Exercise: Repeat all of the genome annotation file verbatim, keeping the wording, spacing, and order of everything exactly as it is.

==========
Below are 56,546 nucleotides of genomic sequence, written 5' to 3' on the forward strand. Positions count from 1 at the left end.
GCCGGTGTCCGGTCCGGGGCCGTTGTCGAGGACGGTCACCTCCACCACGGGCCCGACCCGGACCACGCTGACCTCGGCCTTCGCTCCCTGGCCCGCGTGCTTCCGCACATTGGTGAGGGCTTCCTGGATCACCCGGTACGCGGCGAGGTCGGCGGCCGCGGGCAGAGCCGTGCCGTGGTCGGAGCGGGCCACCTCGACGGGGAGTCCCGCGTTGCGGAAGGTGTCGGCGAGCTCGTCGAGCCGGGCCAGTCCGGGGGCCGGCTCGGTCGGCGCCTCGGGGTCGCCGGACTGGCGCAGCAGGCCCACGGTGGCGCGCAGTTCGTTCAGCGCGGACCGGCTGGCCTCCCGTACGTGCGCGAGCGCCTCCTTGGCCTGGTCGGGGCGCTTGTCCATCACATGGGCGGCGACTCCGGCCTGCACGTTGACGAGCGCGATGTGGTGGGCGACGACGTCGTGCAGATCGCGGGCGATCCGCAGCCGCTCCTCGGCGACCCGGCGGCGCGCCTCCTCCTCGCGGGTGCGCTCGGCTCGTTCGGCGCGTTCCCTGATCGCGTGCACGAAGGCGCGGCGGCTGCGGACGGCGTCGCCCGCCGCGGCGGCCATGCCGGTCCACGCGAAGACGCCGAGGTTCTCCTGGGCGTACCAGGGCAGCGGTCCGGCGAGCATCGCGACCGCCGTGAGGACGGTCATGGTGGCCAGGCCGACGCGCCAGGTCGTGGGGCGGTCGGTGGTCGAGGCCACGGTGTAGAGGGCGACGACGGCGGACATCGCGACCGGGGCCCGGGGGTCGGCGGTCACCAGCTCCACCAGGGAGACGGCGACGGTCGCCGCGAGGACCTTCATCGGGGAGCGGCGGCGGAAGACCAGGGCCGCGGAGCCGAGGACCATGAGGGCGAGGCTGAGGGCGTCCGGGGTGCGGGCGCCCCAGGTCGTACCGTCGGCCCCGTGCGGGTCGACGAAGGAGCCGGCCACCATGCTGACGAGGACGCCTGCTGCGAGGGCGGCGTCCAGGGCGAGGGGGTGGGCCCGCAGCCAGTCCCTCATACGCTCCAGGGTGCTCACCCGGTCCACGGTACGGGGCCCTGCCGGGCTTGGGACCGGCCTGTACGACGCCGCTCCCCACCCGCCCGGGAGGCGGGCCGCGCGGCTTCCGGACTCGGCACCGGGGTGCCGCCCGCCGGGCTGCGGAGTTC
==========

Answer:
Below are 56,546 nucleotides of genomic sequence, written 5' to 3' on the forward strand. Positions count from 1 at the left end.
GCCGGTGTCCGGTCCGGGGCCGTTGTCGAGGACGGTCACCTCCACCACGGGCCCGACCCGGACCACGCTGACCTCGGCCTTCGCTCCCTGGCCCGCGTGCTTCCGCACATTGGTGAGGGCTTCCTGGATCACCCGGTACGCGGCGAGGTCGGCGGCCGCGGGCAGAGCCGTGCCGTGGTCGGAGCGGGCCACCTCGACGGGGAGTCCCGCGTTGCGGAAGGTGTCGGCGAGCTCGTCGAGCCGGGCCAGTCCGGGGGCCGGCTCGGTCGGCGCCTCGGGGTCGCCGGACTGGCGCAGCAGGCCCACGGTGGCGCGCAGTTCGTTCAGCGCGGACCGGCTGGCCTCCCGTACGTGCGCGAGCGCCTCCTTGGCCTGGTCGGGGCGCTTGTCCATCACATGGGCGGCGACTCCGGCCTGCACGTTGACGAGCGCGATGTGGTGGGCGACGACGTCGTGCAGATCGCGGGCGATCCGCAGCCGCTCCTCGGCGACCCGGCGGCGCGCCTCCTCCTCGCGGGTGCGCTCGGCTCGTTCGGCGCGTTCCCTGATCGCGTGCACGAAGGCGCGGCGGCTGCGGACGGCGTCGCCCGCCGCGGCGGCCATGCCGGTCCACGCGAAGACGCCGAGGTTCTCCTGGGCGTACCAGGGCAGCGGTCCGGCGAGCATCGCGACCGCCGTGAGGACGGTCATGGTGGCCAGGCCGACGCGCCAGGTCGTGGGGCGGTCGGTGGTCGAGGCCACGGTGTAGAGGGCGACGACGGCGGACATCGCGACCGGGGCCCGGGGGTCGGCGGTCACCAGCTCCACCAGGGAGACGGCGACGGTCGCCGCGAGGACCTTCATCGGGGAGCGGCGGCGGAAGACCAGGGCCGCGGAGCCGAGGACCATGAGGGCGAGGCTGAGGGCGTCCGGGGTGCGGGCGCCCCAGGTCGTACCGTCGGCCCCGTGCGGGTCGACGAAGGAGCCGGCCACCATGCTGACGAGGACGCCTGCTGCGAGGGCGGCGTCCAGGGCGAGGGGGTGGGCCCGCAGCCAGTCCCTCATACGCTCCAGGGTGCTCACCCGGTCCACGGTACGGGGCCCTGCCGGGCTTGGGACCGGCCTGTACGACGCCGCTCCCCACCCGCCCGGGAGGCGGGCCGCGCGGCTTCCGGACTCGGCACCGGGGTGCCGCCCGCCGGGCTGCGGAGTTC